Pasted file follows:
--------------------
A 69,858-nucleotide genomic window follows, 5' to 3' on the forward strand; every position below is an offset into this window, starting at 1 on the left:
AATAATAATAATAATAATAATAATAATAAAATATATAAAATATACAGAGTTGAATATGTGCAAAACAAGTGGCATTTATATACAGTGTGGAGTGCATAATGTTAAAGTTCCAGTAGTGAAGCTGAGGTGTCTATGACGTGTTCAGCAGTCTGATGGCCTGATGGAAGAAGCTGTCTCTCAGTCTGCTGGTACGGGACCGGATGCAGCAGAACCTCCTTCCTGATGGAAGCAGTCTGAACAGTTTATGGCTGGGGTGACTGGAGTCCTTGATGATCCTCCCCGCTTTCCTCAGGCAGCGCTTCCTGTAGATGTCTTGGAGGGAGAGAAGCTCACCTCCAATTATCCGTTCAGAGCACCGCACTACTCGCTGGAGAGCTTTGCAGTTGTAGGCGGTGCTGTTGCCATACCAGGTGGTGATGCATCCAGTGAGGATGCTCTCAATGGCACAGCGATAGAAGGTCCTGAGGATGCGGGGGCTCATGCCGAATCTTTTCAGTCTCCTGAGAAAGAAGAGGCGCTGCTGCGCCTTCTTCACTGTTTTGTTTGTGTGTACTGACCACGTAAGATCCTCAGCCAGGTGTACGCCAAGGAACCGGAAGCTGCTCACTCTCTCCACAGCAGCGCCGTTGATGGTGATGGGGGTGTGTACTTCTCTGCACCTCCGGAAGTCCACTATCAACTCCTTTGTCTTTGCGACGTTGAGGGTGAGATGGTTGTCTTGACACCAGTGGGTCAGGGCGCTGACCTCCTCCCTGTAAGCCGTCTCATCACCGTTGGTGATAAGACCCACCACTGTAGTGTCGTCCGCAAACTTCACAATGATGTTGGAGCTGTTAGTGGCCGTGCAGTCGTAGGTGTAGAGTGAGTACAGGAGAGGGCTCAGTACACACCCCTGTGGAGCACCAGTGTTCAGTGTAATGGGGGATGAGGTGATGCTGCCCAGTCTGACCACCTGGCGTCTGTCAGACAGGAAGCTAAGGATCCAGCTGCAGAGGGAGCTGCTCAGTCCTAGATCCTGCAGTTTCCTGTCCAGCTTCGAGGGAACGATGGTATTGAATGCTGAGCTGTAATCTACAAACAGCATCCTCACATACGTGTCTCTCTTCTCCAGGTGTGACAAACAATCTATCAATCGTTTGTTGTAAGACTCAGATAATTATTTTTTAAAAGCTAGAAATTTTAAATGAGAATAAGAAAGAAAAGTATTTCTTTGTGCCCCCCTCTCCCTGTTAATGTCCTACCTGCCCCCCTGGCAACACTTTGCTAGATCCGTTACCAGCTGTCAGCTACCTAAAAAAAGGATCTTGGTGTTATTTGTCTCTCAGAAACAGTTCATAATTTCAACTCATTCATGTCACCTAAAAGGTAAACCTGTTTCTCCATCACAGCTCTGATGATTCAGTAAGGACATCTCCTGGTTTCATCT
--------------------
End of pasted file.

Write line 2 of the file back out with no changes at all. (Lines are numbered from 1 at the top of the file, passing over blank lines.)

AATAATAATAATAATAATAATAATAATAAAATATATAAAATATACAGAGTTGAATATGTGCAAAACAAGTGGCATTTATATACAGTGTGGAGTGCATAATGTTAAAGTTCCAGTAGTGAAGCTGAGGTGTCTATGACGTGTTCAGCAGTCTGATGGCCTGATGGAAGAAGCTGTCTCTCAGTCTGCTGGTACGGGACCGGATGCAGCAGAACCTCCTTCCTGATGGAAGCAGTCTGAACAGTTTATGGCTGGGGTGACTGGAGTCCTTGATGATCCTCCCCGCTTTCCTCAGGCAGCGCTTCCTGTAGATGTCTTGGAGGGAGAGAAGCTCACCTCCAATTATCCGTTCAGAGCACCGCACTACTCGCTGGAGAGCTTTGCAGTTGTAGGCGGTGCTGTTGCCATACCAGGTGGTGATGCATCCAGTGAGGATGCTCTCAATGGCACAGCGATAGAAGGTCCTGAGGATGCGGGGGCTCATGCCGAATCTTTTCAGTCTCCTGAGAAAGAAGAGGCGCTGCTGCGCCTTCTTCACTGTTTTGTTTGTGTGTACTGACCACGTAAGATCCTCAGCCAGGTGTACGCCAAGGAACCGGAAGCTGCTCACTCTCTCCACAGCAGCGCCGTTGATGGTGATGGGGGTGTGTACTTCTCTGCACCTCCGGAAGTCCACTATCAACTCCTTTGTCTTTGCGACGTTGAGGGTGAGATGGTTGTCTTGACACCAGTGGGTCAGGGCGCTGACCTCCTCCCTGTAAGCCGTCTCATCACCGTTGGTGATAAGACCCACCACTGTAGTGTCGTCCGCAAACTTCACAATGATGTTGGAGCTGTTAGTGGCCGTGCAGTCGTAGGTGTAGAGTGAGTACAGGAGAGGGCTCAGTACACACCCCTGTGGAGCACCAGTGTTCAGTGTAATGGGGGATGAGGTGATGCTGCCCAGTCTGACCACCTGGCGTCTGTCAGACAGGAAGCTAAGGATCCAGCTGCAGAGGGAGCTGCTCAGTCCTAGATCCTGCAGTTTCCTGTCCAGCTTCGAGGGAACGATGGTATTGAATGCTGAGCTGTAATCTACAAACAGCATCCTCACATACGTGTCTCTCTTCTCCAGGTGTGACAAACAATCTATCAATCGTTTGTTGTAAGACTCAGATAATTATTTTTTAAAAGCTAGAAATTTTAAATGAGAATAAGAAAGAAAAGTATTTCTTTGTGCCCCCCTCTCCCTGTTAATGTCCTACCTGCCCCCCTGGCAACACTTTGCTAGATCCGTTACCAGCTGTCAGCTACCTAAAAAAAGGATCTTGGTGTTATTTGTCTCTCAGAAACAGTTCATAATTTCAACTCATTCATGTCACCTAAAAGGTAAACCTGTTTCTCCATCACAGCTCTGATGATTCAGTAAGGACATCTCCTGGTTTCATCT